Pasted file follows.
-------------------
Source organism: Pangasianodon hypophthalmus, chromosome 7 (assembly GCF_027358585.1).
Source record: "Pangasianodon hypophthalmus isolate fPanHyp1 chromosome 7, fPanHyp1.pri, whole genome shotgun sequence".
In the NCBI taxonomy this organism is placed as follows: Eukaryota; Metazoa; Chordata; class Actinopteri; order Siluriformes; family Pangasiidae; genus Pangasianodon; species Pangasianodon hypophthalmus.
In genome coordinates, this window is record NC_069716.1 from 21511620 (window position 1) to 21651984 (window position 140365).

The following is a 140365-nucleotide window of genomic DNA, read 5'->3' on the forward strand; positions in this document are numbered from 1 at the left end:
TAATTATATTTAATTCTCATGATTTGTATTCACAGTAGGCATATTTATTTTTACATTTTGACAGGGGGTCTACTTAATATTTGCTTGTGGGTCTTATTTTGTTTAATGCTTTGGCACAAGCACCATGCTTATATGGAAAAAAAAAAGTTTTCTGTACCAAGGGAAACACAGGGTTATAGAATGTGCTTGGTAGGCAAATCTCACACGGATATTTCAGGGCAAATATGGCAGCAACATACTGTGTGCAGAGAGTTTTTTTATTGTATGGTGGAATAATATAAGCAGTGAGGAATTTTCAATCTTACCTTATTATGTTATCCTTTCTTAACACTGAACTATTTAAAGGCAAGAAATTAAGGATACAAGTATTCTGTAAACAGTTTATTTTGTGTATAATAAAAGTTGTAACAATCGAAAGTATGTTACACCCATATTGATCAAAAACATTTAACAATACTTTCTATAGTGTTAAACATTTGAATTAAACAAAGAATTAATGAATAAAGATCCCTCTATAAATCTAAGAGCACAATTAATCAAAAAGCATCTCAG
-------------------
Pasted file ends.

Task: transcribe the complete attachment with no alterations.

Source organism: Pangasianodon hypophthalmus, chromosome 7 (assembly GCF_027358585.1).
Source record: "Pangasianodon hypophthalmus isolate fPanHyp1 chromosome 7, fPanHyp1.pri, whole genome shotgun sequence".
In the NCBI taxonomy this organism is placed as follows: Eukaryota; Metazoa; Chordata; class Actinopteri; order Siluriformes; family Pangasiidae; genus Pangasianodon; species Pangasianodon hypophthalmus.
In genome coordinates, this window is record NC_069716.1 from 21511620 (window position 1) to 21651984 (window position 140365).

The following is a 140365-nucleotide window of genomic DNA, read 5'->3' on the forward strand; positions in this document are numbered from 1 at the left end:
TAATTATATTTAATTCTCATGATTTGTATTCACAGTAGGCATATTTATTTTTACATTTTGACAGGGGGTCTACTTAATATTTGCTTGTGGGTCTTATTTTGTTTAATGCTTTGGCACAAGCACCATGCTTATATGGAAAAAAAAAAGTTTTCTGTACCAAGGGAAACACAGGGTTATAGAATGTGCTTGGTAGGCAAATCTCACACGGATATTTCAGGGCAAATATGGCAGCAACATACTGTGTGCAGAGAGTTTTTTTATTGTATGGTGGAATAATATAAGCAGTGAGGAATTTTCAATCTTACCTTATTATGTTATCCTTTCTTAACACTGAACTATTTAAAGGCAAGAAATTAAGGATACAAGTATTCTGTAAACAGTTTATTTTGTGTATAATAAAAGTTGTAACAATCGAAAGTATGTTACACCCATATTGATCAAAAACATTTAACAATACTTTCTATAGTGTTAAACATTTGAATTAAACAAAGAATTAATGAATAAAGATCCCTCTATAAATCTAAGAGCACAATTAATCAAAAAGCATCTCAG